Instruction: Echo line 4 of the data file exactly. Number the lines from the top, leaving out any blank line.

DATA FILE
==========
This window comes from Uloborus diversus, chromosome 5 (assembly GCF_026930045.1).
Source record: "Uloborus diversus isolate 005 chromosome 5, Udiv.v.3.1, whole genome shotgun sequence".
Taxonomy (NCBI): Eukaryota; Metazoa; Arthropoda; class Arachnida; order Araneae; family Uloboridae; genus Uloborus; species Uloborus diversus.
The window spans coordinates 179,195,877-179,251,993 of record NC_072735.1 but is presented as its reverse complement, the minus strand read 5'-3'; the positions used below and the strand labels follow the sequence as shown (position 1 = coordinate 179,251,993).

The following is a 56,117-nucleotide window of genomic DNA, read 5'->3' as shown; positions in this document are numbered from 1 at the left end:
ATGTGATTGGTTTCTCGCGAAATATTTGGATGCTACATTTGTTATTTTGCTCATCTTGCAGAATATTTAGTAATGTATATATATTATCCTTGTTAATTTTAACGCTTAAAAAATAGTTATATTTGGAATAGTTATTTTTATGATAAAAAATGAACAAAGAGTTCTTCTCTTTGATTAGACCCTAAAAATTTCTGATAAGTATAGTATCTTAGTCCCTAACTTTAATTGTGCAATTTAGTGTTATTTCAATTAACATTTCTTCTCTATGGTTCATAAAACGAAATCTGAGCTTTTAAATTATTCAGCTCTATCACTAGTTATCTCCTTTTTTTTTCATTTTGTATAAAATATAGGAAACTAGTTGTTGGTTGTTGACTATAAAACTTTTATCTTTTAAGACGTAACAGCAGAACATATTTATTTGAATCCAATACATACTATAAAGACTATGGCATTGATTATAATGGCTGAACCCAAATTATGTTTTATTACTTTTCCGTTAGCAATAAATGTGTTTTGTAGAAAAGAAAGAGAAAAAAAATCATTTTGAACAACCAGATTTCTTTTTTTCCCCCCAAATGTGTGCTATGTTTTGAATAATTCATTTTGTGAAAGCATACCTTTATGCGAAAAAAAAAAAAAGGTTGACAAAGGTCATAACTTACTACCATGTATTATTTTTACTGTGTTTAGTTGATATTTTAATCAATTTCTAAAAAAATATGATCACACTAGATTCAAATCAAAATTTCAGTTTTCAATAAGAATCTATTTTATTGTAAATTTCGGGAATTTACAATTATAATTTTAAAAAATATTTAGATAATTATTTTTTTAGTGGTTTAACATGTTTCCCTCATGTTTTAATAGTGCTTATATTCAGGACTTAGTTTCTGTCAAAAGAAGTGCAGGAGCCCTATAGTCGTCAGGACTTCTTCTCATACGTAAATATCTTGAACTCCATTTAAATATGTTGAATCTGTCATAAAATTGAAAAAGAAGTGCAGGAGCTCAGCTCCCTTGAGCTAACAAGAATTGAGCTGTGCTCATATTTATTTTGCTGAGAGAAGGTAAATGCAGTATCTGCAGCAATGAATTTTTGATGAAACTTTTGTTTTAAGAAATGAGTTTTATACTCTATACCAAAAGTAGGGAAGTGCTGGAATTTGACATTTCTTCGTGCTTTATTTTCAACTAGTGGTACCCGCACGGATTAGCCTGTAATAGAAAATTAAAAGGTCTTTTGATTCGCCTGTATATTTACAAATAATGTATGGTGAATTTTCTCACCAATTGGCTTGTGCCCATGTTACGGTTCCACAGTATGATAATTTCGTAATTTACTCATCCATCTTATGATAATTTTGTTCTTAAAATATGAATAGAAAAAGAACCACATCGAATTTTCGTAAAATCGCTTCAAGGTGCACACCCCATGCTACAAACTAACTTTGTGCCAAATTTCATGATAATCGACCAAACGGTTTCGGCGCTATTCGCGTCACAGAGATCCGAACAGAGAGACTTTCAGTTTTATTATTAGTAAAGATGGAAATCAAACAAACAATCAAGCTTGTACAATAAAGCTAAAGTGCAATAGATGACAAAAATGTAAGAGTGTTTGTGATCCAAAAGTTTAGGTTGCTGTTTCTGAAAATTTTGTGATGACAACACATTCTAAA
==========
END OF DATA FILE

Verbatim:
The window spans coordinates 179,195,877-179,251,993 of record NC_072735.1 but is presented as its reverse complement, the minus strand read 5'-3'; the positions used below and the strand labels follow the sequence as shown (position 1 = coordinate 179,251,993).